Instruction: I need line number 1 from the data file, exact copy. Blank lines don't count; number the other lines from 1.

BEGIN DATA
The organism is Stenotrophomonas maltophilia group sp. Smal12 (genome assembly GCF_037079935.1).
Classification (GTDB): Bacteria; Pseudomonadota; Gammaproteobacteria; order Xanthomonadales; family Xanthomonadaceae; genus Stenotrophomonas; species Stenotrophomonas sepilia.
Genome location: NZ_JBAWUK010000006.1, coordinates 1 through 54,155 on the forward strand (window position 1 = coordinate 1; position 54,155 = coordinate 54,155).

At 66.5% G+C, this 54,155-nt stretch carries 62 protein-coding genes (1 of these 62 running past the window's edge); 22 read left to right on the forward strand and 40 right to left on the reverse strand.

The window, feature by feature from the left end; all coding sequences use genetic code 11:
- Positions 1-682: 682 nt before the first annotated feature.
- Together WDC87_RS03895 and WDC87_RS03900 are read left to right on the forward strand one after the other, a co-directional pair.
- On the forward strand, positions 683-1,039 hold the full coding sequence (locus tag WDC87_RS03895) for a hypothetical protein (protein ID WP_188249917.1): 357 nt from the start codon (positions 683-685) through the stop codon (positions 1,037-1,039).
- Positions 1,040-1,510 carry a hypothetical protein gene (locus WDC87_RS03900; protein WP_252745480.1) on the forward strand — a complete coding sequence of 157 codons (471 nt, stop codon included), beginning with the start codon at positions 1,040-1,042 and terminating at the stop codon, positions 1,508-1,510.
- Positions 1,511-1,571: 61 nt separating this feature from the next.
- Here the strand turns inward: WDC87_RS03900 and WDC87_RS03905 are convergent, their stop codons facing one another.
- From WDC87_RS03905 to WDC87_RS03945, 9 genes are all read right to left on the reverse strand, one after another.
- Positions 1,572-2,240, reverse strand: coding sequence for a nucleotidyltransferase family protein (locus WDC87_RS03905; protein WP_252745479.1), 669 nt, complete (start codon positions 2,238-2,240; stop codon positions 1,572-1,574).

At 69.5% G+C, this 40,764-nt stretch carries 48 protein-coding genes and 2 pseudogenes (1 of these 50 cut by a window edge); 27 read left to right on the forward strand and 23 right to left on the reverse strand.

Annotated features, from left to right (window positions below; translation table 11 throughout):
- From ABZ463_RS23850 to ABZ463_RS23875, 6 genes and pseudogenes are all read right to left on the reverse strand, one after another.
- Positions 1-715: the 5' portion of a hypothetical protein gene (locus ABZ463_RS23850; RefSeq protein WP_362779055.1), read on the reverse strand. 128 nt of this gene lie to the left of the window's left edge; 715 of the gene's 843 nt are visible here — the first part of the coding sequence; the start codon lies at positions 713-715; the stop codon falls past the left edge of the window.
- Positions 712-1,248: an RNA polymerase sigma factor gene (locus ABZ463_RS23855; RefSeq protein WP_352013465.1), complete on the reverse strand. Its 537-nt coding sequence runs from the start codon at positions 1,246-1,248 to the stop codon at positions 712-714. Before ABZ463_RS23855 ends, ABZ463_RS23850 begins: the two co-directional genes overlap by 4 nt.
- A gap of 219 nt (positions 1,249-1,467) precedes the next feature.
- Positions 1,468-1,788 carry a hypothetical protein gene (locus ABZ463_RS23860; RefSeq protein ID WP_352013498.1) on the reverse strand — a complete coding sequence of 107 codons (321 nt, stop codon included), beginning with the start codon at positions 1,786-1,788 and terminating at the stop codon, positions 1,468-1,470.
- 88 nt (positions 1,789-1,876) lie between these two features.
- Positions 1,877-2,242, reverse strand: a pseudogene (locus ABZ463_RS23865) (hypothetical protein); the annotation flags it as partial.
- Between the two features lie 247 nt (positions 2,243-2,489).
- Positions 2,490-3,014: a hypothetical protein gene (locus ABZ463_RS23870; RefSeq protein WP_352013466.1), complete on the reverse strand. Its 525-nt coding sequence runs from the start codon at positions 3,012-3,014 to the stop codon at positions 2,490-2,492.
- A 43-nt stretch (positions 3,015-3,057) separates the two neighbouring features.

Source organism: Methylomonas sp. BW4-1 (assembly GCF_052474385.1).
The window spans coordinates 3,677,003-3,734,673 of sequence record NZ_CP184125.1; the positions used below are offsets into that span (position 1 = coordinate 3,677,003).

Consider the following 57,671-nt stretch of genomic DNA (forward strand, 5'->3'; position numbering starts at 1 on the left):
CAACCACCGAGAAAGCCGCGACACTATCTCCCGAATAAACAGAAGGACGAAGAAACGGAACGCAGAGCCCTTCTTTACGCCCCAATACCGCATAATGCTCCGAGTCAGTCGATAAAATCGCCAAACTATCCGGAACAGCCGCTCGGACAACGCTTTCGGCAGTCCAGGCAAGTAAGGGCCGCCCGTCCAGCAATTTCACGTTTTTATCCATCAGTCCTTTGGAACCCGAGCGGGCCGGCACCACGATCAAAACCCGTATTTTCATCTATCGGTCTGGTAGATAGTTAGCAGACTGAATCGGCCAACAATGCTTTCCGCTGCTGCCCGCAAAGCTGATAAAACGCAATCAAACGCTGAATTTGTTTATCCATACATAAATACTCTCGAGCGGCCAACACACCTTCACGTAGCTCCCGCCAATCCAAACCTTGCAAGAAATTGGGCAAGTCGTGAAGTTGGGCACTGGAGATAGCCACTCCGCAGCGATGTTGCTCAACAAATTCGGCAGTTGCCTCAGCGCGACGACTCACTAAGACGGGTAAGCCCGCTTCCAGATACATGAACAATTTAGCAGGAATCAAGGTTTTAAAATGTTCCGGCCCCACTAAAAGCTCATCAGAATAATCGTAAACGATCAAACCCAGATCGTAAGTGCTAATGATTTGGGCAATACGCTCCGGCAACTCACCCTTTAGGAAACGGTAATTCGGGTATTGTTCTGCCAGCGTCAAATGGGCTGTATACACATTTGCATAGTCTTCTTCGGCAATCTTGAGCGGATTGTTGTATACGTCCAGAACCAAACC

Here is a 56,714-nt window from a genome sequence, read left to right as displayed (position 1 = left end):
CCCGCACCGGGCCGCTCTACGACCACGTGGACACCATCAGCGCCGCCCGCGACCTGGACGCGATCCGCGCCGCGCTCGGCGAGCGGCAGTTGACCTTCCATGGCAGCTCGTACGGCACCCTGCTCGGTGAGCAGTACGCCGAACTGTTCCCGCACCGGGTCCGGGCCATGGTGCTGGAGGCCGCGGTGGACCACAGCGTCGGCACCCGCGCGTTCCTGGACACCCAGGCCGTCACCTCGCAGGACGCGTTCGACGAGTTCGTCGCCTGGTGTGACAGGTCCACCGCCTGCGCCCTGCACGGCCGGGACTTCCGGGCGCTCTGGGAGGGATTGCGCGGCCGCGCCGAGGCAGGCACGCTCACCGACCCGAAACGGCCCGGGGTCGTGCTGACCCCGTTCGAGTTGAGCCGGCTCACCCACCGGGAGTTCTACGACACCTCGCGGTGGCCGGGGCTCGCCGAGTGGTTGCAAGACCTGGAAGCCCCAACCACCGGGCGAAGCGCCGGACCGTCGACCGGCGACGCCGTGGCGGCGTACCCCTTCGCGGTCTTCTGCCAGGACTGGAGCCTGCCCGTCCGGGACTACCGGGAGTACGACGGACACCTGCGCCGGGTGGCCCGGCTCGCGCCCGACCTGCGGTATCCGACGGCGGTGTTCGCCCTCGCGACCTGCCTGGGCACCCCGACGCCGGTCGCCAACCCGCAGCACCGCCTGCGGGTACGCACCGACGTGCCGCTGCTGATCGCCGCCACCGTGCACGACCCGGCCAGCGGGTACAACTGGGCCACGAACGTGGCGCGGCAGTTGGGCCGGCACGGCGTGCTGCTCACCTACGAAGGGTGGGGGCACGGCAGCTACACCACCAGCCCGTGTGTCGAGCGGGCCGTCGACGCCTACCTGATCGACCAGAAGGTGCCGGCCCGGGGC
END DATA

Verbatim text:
The organism is Stenotrophomonas maltophilia group sp. Smal12 (genome assembly GCF_037079935.1).